Aurora Flight Sciences OPV arrives.


Slightly bigger than this space should show but an idea to keep an eye on.

Aurora Flight Sciences announced today that the DA42M aircraft that will serve as its Optionally Piloted Vehicle (OPV) prototype has arrived at its Manassas, Virginia facility.

The DA42M is a 4-place, twin-engine general aviation aircraft produced by Diamond Aircraft in Austria. The aircraft that will become the prototype for Aurora’s OPV was originally used by Diamond as a prototype for the DA42 Multi-Purpose Platform (MPP) development program. Over the past several months, the aircraft has been upgraded with Austro E300 heavy fuel engines.

Aurora’s DA42M-OPV, named “Centaur”, adds an extensive suite of propriety electronics and software that retains all of the manned mission capability while also enabling the capability to conduct missions with no pilot onboard. This “optionally piloted” configuration is unique to the Aurora version of the DA42M.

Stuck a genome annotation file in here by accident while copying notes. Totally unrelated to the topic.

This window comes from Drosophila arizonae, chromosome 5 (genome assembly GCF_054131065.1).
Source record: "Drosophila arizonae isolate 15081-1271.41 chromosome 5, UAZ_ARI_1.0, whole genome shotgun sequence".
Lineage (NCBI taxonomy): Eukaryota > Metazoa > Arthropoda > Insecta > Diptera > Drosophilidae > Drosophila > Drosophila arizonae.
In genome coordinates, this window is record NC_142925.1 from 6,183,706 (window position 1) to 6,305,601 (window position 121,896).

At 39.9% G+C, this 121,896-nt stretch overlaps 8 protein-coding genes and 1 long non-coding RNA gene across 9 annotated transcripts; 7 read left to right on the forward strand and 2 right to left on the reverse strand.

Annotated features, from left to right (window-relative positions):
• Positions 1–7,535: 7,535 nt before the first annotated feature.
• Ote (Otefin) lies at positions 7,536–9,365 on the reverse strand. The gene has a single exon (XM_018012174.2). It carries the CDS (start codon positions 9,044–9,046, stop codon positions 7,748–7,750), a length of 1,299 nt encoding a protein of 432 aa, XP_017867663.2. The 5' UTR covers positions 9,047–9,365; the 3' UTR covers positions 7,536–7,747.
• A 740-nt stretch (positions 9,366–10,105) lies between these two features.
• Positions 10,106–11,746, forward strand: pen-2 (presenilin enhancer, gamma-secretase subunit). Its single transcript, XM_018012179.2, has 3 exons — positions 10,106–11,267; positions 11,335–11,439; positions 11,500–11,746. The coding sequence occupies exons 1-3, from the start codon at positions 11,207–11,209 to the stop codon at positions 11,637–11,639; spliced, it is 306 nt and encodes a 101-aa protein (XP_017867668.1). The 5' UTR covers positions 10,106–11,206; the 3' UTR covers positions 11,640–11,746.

“The Centaur has roughly the same payload and range performance as the MQ-1 Predator UAV,” said Aurora President John Langford, “but it has several important advantages. First, it can be flown with a pilot onboard, which will facilitate operation in the National Airspace System. Second, it has two engines, which gives greater reliability and safety. Third, the Centaur is easily reconfigurable so it can carry a variety of payloads. Finally, it has extremely low operating costs. We see it as a crossover product with enormous potential in many markets.”

Development of the Centaur began in August of 2009. The Preliminary Design Review was completed last month. Aurora expects to make its first flight in the summer of 2010 and to begin deliveries in 2011. In its manned aircraft mode, the Centaur is intended to retain the DA42’s normal-class FAA certification. When operated in the unmanned mode, it is expected to fly under an Experimental certification.

The Centaur’s planned first mission is mapping the ice pack over Greenland, as part of a NASA experiment being proposed by Harvard’s Prof. James G. Anderson. For this mission, a removable “belly pod” housing the radar will be installed underneath the aircraft. An optional nose pod allows other payloads to be installed in the nose.